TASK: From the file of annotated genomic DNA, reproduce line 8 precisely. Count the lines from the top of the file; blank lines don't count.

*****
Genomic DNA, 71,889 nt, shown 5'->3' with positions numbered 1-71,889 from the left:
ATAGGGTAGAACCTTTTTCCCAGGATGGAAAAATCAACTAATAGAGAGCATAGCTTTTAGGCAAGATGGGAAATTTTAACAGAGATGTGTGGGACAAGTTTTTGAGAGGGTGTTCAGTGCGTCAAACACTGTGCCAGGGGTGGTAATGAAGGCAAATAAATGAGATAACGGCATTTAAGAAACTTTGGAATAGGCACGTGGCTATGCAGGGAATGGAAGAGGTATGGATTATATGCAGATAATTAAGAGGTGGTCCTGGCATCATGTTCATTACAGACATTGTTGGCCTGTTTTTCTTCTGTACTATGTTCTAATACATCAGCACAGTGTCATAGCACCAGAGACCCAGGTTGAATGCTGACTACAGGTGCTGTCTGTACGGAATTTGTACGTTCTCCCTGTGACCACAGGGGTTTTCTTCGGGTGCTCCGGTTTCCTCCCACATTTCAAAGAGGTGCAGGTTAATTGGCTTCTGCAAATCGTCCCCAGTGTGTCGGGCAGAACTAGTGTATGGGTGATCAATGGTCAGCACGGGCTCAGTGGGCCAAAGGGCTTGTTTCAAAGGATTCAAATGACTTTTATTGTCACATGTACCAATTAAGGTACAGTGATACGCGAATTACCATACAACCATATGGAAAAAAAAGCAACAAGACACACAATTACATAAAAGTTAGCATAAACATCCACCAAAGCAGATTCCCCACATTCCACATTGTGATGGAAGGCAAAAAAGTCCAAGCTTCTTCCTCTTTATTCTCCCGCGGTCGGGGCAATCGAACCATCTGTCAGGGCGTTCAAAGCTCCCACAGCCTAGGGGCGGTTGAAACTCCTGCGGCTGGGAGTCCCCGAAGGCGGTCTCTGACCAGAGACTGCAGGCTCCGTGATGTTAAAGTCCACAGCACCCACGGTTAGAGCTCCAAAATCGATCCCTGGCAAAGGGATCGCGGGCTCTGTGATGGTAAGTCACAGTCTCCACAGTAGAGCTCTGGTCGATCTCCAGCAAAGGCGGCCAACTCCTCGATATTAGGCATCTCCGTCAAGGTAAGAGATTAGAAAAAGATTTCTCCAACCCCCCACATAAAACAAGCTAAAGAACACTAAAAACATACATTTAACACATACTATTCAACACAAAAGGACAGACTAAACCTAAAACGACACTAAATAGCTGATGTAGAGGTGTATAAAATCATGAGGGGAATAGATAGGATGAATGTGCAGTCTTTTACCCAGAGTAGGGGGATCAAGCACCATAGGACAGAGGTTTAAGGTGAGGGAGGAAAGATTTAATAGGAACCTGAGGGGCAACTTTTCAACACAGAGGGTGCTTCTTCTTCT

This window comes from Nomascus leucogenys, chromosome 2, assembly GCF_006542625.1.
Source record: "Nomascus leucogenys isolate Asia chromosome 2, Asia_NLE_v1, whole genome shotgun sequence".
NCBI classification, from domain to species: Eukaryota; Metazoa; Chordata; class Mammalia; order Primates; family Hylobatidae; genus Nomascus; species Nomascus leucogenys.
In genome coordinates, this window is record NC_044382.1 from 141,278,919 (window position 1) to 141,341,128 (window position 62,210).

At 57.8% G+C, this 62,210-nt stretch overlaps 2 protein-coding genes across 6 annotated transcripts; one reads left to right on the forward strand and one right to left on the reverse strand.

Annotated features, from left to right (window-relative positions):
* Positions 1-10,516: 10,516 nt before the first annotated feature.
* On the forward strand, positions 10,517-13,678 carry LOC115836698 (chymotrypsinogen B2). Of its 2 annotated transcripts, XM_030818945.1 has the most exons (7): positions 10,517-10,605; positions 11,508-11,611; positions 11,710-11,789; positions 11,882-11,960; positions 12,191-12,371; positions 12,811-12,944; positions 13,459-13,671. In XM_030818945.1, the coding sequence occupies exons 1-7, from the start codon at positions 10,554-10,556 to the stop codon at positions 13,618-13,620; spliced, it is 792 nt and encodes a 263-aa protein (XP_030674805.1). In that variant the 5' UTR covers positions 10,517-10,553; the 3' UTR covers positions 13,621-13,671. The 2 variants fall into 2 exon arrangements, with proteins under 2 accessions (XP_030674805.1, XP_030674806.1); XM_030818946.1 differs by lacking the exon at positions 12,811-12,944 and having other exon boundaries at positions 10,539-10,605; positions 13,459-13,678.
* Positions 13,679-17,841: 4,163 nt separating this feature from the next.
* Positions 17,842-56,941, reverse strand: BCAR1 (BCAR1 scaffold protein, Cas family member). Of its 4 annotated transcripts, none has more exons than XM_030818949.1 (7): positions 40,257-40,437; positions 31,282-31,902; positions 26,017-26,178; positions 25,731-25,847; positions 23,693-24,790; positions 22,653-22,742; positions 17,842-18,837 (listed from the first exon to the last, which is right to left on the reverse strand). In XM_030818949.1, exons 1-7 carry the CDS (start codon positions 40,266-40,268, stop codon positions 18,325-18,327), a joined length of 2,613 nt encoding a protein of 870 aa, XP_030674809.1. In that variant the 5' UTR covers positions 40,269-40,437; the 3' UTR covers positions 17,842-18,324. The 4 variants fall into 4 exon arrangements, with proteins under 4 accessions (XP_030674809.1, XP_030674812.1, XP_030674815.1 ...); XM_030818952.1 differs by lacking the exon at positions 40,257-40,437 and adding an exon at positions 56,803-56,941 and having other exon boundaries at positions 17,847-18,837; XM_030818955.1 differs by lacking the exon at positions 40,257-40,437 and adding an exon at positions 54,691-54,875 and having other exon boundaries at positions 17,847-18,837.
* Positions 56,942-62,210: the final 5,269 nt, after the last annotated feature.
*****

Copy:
Annotated features, from left to right (window-relative positions):